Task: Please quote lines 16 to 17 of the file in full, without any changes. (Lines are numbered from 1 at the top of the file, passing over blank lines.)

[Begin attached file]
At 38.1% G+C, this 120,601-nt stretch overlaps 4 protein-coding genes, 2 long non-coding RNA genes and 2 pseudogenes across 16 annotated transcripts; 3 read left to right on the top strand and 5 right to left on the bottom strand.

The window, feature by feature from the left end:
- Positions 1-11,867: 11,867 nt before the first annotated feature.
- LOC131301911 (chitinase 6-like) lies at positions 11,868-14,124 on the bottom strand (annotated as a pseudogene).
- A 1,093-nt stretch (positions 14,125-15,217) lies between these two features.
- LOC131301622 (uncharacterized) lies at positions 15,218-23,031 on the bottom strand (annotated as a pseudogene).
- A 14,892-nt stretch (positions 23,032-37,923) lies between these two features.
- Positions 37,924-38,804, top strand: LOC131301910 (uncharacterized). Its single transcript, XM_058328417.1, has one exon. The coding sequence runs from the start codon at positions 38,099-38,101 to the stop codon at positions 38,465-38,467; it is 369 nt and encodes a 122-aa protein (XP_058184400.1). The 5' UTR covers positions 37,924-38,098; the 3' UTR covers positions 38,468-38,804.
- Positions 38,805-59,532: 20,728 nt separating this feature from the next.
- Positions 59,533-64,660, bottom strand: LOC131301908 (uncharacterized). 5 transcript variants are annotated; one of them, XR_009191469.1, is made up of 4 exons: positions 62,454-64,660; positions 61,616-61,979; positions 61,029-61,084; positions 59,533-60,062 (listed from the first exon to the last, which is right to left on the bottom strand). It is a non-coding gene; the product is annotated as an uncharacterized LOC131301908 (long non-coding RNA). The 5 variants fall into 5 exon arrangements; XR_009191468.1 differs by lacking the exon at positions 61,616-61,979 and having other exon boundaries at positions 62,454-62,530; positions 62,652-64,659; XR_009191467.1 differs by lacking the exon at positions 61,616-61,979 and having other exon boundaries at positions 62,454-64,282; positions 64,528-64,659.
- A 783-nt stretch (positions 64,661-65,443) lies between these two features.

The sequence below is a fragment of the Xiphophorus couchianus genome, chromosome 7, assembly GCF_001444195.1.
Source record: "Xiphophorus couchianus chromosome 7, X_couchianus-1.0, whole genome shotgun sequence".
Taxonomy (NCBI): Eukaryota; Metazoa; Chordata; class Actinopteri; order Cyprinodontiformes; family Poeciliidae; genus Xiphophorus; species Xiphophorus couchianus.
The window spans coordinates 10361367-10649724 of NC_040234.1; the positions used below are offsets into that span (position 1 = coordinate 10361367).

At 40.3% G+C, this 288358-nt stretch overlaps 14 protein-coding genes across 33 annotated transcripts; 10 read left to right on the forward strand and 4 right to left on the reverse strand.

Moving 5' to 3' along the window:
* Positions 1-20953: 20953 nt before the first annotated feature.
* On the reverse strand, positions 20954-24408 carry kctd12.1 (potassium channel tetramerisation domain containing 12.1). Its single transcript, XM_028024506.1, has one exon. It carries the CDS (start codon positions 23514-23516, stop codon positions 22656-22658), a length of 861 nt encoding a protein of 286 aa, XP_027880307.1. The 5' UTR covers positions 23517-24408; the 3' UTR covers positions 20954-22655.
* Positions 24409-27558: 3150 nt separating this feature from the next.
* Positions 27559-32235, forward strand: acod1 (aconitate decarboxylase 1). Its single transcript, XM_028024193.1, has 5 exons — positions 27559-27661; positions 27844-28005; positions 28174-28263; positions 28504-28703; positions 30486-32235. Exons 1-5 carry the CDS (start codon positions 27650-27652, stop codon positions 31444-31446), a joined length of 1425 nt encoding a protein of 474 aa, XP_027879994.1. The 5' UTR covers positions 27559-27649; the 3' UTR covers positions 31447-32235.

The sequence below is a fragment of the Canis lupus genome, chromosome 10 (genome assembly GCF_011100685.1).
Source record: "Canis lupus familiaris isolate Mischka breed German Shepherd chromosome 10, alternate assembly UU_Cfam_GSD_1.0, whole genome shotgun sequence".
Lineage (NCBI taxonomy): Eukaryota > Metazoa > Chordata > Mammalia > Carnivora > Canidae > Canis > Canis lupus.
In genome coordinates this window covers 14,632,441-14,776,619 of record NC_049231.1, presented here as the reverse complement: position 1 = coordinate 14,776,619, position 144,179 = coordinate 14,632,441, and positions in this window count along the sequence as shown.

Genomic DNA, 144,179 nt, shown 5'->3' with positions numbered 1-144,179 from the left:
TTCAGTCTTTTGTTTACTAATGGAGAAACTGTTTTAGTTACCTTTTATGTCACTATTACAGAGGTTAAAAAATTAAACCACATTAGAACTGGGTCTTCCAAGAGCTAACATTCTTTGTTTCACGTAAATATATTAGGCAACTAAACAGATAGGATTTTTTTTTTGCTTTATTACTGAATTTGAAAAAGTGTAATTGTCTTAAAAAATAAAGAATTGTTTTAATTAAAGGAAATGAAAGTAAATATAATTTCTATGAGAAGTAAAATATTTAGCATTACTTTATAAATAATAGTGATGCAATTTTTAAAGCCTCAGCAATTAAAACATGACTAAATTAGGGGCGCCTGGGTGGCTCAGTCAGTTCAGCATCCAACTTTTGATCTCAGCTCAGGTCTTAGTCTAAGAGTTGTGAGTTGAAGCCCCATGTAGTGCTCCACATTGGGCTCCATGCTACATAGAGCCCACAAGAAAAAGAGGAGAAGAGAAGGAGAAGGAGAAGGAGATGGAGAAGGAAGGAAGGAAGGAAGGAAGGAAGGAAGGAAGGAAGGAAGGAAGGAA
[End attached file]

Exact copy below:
At 40.3% G+C, this 288358-nt stretch overlaps 14 protein-coding genes across 33 annotated transcripts; 10 read left to right on the forward strand and 4 right to left on the reverse strand.

Moving 5' to 3' along the window: